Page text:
In A Horrific Instant, A Burst of Power that Ravaged Beirut

The scene of the explosion that hit the seaport of Beirut is seen through a damaged apartment in Beirut, Lebanon, on Wednesday. Prime Minister Hassan Diab, in a short televised speech, has appealed to all countries and friends of Lebanon to extend help to the small nation, saying: “We are witnessing a real catastrophe.” — AP

Sarah El Deeb and Bassem Mroue

BEIRUT  — As black smoke billowed into the sky, Shiva Karout stepped out of his gym with his colleagues and customers to watch. His gym, Barbell House, sits just across the coastal highway from Beirut’s port where a fire raged. They were curious.

Then a first boom shook them, and curiosity turned to fear realising how close they were. “We got a bit scared, and we all went back in,” Karout recounted. Tense moments passed, waiting inside, and one of his customers panicked and ran out. Karout went after him.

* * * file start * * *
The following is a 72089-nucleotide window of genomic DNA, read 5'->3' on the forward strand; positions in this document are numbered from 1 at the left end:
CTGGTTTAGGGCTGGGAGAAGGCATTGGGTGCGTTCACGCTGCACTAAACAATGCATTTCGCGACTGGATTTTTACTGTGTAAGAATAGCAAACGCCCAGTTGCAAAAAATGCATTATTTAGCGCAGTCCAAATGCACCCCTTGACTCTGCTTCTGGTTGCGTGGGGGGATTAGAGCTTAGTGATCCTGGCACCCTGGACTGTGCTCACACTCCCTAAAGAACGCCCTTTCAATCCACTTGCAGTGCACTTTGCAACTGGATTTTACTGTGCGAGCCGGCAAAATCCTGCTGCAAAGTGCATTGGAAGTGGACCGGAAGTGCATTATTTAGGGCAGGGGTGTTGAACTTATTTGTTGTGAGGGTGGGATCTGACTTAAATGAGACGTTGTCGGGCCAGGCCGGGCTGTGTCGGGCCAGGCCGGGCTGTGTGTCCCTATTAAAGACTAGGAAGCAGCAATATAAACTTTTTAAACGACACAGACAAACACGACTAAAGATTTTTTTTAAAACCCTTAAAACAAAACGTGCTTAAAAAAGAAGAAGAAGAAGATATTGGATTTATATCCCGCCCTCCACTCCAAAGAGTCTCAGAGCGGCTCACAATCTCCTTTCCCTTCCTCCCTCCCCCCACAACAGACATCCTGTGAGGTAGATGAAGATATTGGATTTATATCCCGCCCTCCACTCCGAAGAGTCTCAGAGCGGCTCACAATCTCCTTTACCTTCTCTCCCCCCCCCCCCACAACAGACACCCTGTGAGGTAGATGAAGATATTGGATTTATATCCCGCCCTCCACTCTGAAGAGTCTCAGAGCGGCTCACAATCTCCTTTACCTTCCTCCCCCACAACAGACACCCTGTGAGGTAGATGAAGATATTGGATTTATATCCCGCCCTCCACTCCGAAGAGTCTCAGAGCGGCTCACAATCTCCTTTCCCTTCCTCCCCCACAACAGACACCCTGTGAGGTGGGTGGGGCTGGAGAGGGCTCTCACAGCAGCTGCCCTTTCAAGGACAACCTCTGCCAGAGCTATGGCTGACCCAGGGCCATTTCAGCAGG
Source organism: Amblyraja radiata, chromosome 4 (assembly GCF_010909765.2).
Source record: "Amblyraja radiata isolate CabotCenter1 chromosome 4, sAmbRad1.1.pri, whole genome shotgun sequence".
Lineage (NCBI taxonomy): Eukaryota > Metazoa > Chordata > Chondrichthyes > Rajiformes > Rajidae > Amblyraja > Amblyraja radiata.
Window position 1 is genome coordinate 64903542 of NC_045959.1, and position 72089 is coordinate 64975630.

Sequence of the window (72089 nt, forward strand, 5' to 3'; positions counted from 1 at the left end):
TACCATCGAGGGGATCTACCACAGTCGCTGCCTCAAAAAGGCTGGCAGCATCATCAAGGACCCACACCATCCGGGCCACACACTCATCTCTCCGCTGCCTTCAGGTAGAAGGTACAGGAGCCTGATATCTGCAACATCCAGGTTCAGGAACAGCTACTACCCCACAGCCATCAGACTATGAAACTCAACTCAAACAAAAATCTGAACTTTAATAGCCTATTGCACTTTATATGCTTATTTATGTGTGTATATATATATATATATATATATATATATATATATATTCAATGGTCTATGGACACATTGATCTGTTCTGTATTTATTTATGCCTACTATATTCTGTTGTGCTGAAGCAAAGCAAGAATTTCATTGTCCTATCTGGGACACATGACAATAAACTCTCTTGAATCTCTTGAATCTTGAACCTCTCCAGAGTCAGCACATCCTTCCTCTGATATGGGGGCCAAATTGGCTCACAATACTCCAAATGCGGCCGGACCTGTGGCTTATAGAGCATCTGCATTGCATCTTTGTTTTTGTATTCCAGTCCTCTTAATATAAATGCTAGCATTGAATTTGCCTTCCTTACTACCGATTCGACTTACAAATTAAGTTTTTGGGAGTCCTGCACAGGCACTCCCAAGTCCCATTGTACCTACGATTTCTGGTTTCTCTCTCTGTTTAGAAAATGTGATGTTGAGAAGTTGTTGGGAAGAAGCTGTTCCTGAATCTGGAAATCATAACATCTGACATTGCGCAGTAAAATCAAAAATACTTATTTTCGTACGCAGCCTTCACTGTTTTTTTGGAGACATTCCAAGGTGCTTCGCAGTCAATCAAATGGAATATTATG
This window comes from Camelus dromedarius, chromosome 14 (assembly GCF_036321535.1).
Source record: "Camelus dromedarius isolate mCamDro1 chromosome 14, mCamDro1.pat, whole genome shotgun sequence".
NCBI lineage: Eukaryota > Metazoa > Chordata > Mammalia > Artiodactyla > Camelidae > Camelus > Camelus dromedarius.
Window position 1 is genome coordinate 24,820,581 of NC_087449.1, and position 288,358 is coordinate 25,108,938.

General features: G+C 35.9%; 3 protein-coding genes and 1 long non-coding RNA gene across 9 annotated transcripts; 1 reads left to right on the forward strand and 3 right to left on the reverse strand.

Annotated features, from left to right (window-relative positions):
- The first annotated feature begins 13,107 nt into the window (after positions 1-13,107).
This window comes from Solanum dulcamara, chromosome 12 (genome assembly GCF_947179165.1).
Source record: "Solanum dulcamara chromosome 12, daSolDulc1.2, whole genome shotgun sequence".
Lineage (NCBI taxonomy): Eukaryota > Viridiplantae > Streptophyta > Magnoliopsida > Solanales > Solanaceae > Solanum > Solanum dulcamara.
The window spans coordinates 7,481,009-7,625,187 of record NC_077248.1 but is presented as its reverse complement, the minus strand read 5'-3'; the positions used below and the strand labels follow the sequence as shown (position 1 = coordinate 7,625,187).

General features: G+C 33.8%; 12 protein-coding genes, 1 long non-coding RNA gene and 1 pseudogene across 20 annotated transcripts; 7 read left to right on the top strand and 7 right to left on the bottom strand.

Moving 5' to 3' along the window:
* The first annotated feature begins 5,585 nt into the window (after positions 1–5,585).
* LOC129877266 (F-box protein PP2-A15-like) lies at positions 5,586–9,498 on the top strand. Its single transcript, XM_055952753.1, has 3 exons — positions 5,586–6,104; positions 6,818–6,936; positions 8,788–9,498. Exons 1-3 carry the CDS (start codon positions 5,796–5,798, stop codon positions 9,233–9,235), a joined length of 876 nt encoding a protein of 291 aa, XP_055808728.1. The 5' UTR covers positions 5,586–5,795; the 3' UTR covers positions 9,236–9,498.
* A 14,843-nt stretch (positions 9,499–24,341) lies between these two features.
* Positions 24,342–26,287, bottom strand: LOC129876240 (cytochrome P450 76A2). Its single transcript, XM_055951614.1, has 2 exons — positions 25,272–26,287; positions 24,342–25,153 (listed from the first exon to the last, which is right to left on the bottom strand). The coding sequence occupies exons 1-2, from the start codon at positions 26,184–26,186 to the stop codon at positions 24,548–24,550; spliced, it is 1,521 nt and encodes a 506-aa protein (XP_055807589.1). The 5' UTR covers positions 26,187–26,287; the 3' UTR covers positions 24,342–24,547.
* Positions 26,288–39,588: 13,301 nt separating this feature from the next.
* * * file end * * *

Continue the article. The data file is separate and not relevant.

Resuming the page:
That was when hell erupted. A gigantic explosion threw up a towering mushroom cloud and sucked out the air, and a wave of destructive energy shot across Lebanon’s capital.

The force threw Karout to the ground. He was cut and bruised, his full arm and leg tattoos of the Hindu god Shiva, after whom he is named, were punctured with lacerations and clotted blood.

A survivor is taken out of the rubble after a massive explosion in Beirut, Lebanon on Wednesday. The explosion flattened much of a port and damaged buildings across Beirut, sending a giant mushroom cloud into the sky. In addition to those who died, more than 3,000 other people were injured, with bodies buried in the rubble, officials said. — AP